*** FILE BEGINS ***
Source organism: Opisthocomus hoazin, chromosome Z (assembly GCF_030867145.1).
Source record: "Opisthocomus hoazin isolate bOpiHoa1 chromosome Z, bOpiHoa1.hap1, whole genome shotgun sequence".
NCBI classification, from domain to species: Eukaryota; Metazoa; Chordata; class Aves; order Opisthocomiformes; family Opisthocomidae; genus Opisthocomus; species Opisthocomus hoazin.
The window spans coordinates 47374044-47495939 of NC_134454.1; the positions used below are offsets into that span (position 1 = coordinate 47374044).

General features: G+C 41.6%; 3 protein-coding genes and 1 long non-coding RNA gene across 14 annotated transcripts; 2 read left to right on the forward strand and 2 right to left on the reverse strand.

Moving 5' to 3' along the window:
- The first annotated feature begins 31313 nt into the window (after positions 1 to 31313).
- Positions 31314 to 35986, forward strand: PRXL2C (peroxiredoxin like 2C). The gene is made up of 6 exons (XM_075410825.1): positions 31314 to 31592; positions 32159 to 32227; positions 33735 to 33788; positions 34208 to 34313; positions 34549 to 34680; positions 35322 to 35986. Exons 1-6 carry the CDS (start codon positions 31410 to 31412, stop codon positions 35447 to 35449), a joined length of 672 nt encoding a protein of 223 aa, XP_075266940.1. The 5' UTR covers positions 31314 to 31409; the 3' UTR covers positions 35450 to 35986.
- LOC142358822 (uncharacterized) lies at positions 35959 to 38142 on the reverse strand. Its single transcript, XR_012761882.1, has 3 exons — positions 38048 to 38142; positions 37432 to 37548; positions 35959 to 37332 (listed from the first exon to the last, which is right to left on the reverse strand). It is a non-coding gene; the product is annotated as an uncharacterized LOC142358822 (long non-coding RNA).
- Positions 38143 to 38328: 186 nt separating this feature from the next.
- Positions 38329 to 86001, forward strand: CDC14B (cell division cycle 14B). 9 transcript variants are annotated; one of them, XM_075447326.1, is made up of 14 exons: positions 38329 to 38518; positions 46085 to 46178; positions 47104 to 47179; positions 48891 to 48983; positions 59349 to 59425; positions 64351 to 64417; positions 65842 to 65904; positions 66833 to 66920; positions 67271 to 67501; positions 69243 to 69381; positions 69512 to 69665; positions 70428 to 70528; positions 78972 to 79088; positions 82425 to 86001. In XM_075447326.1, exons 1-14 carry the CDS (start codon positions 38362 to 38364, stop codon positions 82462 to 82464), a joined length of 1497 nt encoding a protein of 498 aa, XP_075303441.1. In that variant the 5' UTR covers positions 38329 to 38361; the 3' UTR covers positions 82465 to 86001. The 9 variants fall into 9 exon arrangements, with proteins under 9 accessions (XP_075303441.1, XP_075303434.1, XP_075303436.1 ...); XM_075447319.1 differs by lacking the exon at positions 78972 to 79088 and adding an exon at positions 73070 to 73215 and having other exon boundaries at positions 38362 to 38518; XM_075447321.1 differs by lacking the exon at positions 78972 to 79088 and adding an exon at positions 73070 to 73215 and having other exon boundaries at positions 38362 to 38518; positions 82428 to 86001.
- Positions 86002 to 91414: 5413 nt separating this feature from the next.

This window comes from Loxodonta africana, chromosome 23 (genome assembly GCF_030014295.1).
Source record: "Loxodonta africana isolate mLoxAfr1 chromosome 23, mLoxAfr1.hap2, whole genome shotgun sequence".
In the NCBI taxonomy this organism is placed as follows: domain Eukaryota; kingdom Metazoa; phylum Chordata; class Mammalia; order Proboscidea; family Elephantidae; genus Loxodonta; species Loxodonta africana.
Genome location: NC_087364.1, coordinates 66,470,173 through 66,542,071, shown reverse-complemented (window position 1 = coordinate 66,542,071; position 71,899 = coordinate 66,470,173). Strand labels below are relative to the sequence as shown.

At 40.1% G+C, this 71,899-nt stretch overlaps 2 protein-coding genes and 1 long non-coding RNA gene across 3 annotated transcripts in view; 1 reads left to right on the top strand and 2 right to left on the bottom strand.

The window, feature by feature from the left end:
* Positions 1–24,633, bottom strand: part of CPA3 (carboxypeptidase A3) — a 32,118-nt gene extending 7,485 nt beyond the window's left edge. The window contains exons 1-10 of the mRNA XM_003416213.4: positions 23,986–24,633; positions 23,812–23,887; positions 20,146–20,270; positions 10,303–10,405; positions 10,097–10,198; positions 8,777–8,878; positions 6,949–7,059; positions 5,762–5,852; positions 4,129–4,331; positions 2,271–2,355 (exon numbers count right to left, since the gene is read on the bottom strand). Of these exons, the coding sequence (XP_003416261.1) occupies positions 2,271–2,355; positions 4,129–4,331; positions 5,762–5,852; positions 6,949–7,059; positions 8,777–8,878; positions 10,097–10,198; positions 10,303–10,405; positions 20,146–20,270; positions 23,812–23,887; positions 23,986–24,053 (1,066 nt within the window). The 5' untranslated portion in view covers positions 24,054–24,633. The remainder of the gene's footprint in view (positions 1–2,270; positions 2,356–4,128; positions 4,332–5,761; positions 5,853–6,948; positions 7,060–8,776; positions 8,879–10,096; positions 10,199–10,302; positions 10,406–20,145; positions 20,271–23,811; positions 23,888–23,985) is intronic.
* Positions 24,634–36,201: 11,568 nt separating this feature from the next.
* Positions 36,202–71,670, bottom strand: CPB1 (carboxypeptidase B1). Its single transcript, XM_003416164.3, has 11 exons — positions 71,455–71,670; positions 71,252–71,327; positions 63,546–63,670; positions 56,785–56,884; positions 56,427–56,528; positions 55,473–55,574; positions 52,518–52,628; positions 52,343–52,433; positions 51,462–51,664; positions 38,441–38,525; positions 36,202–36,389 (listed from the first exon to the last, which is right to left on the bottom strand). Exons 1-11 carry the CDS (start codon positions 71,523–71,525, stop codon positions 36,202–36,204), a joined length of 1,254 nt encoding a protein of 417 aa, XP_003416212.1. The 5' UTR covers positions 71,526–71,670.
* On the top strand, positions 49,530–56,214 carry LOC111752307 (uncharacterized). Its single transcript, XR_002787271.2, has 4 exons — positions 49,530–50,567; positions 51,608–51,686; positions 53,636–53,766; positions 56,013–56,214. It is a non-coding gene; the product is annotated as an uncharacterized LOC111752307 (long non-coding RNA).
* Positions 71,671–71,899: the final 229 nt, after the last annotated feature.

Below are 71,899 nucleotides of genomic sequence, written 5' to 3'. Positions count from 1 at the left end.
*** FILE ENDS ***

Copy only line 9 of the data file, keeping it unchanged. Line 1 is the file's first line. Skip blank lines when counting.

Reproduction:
- LOC142358822 (uncharacterized) lies at positions 35959 to 38142 on the reverse strand. Its single transcript, XR_012761882.1, has 3 exons — positions 38048 to 38142; positions 37432 to 37548; positions 35959 to 37332 (listed from the first exon to the last, which is right to left on the reverse strand). It is a non-coding gene; the product is annotated as an uncharacterized LOC142358822 (long non-coding RNA).